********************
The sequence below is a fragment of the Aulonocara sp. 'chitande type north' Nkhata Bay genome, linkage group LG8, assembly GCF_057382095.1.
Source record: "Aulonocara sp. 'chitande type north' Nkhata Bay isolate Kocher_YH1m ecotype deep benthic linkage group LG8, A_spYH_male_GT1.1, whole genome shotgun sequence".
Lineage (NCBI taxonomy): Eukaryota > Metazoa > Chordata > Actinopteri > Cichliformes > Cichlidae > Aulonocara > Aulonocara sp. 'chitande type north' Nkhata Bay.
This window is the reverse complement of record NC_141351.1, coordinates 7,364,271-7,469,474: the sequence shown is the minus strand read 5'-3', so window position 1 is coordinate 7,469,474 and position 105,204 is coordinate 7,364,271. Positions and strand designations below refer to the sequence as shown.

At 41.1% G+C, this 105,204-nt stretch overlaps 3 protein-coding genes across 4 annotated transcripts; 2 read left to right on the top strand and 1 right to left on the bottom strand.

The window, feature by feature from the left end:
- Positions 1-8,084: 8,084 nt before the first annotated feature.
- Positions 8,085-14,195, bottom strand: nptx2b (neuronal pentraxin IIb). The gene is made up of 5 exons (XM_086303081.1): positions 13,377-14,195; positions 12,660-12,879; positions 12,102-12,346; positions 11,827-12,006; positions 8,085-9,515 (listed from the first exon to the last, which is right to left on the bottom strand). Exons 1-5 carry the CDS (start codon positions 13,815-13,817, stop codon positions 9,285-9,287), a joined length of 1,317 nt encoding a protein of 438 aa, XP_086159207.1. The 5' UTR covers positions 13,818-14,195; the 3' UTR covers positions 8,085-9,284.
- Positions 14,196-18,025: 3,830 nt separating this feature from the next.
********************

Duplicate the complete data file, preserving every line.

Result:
The sequence below is a fragment of the Aulonocara sp. 'chitande type north' Nkhata Bay genome, linkage group LG8, assembly GCF_057382095.1.
Source record: "Aulonocara sp. 'chitande type north' Nkhata Bay isolate Kocher_YH1m ecotype deep benthic linkage group LG8, A_spYH_male_GT1.1, whole genome shotgun sequence".
Lineage (NCBI taxonomy): Eukaryota > Metazoa > Chordata > Actinopteri > Cichliformes > Cichlidae > Aulonocara > Aulonocara sp. 'chitande type north' Nkhata Bay.
This window is the reverse complement of record NC_141351.1, coordinates 7,364,271-7,469,474: the sequence shown is the minus strand read 5'-3', so window position 1 is coordinate 7,469,474 and position 105,204 is coordinate 7,364,271. Positions and strand designations below refer to the sequence as shown.

At 41.1% G+C, this 105,204-nt stretch overlaps 3 protein-coding genes across 4 annotated transcripts; 2 read left to right on the top strand and 1 right to left on the bottom strand.

The window, feature by feature from the left end:
- Positions 1-8,084: 8,084 nt before the first annotated feature.
- Positions 8,085-14,195, bottom strand: nptx2b (neuronal pentraxin IIb). The gene is made up of 5 exons (XM_086303081.1): positions 13,377-14,195; positions 12,660-12,879; positions 12,102-12,346; positions 11,827-12,006; positions 8,085-9,515 (listed from the first exon to the last, which is right to left on the bottom strand). Exons 1-5 carry the CDS (start codon positions 13,815-13,817, stop codon positions 9,285-9,287), a joined length of 1,317 nt encoding a protein of 438 aa, XP_086159207.1. The 5' UTR covers positions 13,818-14,195; the 3' UTR covers positions 8,085-9,284.
- Positions 14,196-18,025: 3,830 nt separating this feature from the next.